As nature, landscape, and wildlife photographers we often place ourselves in locations and situations that are a bit off the beaten path. When we do go out to make photographs it is worth thinking a little about possible contingencies and how we will handle them should something occur. As the most basic precaution, I consider one of the least expensive pieces of gear a photography essential, the simple whistle.
In our modern society, we tend to take our safety or our ability to rapidly communicate for granted. Sometimes that is the case. For example, if you are out with me you know you are with an instructor who is certified in CPR and first aid, has had extensive survival training, and handles high stress situations well. More often though, most photographers think if they have their cell phone they are ready and help is just a call away. But it is amazing how often we find little to no cell coverage, a dead battery, or a situation where the phone is just out of reach.
As a pilot, I learned to plan for contingencies and to prioritize redundancy in safety or communication systems. To back up your phone one of the simplest preparations you can make is to carry a whistle when you go out to make photographs. Survival situation after survival situation has proven that a whistle is a "must have" piece of gear. Look at any list of items you should have in the field or wilderness and a whistle will be on it. Oh by the way, it is not enough to have the whistle with you, have it on your person and easily accessible with either hand.
Photographers in the field are just like hikers, campers, and other outdoor enthusiasts. Interestingly, they tend not to think of themselves as such because our hobby, passion, or profession is so dependent on high tech gear. But in most cases there is no difference. As an example, Hal has a friend in Alaska who recently almost lost his life while out in the wild. Overcoming incredible odds he was rescued and recovered, but only because of his whistle. He was in a bad position and the only way he could try and find help was to blow his whistle. He blew for over an hour and finally someone heard and investigated. They joked afterwards that his whistle was the $2 accessory that saved his life. Pretty amazing considering the guy had thousands of dollars of other gear with him. It is also worth mentioning that Hal's friend broke one of the cardinal rules, he went out alone without using the buddy system (the topic of another post.)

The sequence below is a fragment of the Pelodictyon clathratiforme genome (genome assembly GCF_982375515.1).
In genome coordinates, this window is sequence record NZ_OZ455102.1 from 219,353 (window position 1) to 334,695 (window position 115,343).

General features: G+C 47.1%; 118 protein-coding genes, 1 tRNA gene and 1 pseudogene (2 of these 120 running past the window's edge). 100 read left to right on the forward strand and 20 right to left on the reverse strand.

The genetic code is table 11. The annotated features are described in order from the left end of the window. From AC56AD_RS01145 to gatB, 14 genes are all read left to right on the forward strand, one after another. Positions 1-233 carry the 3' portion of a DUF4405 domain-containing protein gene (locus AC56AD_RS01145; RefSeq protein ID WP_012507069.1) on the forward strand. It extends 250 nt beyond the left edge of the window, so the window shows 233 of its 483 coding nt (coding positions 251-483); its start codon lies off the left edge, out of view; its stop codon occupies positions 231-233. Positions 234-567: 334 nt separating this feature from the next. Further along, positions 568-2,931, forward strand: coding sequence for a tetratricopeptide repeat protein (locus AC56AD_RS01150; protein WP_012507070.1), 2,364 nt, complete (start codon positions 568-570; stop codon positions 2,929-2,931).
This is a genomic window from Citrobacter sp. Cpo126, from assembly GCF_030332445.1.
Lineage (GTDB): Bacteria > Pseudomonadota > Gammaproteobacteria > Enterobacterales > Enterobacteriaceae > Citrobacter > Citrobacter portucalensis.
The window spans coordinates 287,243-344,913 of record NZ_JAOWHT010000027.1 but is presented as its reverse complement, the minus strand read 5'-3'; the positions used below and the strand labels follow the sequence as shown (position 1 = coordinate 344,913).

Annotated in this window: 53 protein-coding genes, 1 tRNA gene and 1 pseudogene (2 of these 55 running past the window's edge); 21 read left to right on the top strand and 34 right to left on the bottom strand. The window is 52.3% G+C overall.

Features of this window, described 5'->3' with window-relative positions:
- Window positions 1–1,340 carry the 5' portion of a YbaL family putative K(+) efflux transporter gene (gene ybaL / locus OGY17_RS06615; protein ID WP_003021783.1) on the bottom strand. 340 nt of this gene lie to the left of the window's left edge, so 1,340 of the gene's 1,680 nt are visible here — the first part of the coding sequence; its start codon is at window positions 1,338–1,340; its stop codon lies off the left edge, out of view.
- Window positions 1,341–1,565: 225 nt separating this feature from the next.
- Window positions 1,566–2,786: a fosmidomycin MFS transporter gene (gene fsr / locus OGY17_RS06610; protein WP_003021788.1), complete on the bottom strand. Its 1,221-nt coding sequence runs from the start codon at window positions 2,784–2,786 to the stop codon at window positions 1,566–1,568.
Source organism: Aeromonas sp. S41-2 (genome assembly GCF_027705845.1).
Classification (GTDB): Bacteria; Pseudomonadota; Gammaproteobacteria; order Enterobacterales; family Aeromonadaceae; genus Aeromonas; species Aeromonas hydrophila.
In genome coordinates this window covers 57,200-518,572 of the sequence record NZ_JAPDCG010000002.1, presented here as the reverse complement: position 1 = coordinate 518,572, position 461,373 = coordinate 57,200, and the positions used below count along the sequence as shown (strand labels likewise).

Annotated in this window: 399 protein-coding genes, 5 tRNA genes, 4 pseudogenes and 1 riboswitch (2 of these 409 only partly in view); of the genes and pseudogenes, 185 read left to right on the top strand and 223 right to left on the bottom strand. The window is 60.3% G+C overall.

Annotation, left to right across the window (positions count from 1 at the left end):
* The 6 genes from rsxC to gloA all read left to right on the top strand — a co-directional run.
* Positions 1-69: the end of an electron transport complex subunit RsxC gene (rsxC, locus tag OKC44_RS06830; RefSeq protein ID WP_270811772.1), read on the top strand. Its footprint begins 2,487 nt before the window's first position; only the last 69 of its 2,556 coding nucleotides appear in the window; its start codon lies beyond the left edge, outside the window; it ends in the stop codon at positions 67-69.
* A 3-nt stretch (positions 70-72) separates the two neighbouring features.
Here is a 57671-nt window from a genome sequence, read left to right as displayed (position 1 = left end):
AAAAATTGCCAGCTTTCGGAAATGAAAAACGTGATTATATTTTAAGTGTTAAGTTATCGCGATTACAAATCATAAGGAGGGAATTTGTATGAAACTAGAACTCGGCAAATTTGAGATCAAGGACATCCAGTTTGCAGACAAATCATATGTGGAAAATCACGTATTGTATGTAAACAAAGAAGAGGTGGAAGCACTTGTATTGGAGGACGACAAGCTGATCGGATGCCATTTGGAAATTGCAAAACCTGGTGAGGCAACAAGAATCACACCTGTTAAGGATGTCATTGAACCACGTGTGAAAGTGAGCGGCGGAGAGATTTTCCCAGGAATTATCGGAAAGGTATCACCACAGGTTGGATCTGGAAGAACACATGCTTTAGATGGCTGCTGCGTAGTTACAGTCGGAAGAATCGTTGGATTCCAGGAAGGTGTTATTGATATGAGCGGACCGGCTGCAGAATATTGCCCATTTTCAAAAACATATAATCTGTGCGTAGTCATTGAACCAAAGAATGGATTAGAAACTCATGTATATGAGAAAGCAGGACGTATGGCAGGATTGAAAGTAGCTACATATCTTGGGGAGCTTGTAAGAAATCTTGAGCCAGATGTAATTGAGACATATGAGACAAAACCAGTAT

So when you are packing up the camera, lenses, and tripod, make sure to put a simple whistle in your pocket. If you ever run across him in the field, ask Hal to see the four essential pieces of shooting gear: Hoodman HoodLoupe, cell phone for DOF calculations/comms, a good knife, and a whistle.
Always remember making the photograph is optional but making it home is mandatory. (Paraphrased from my mountaineering buddies.)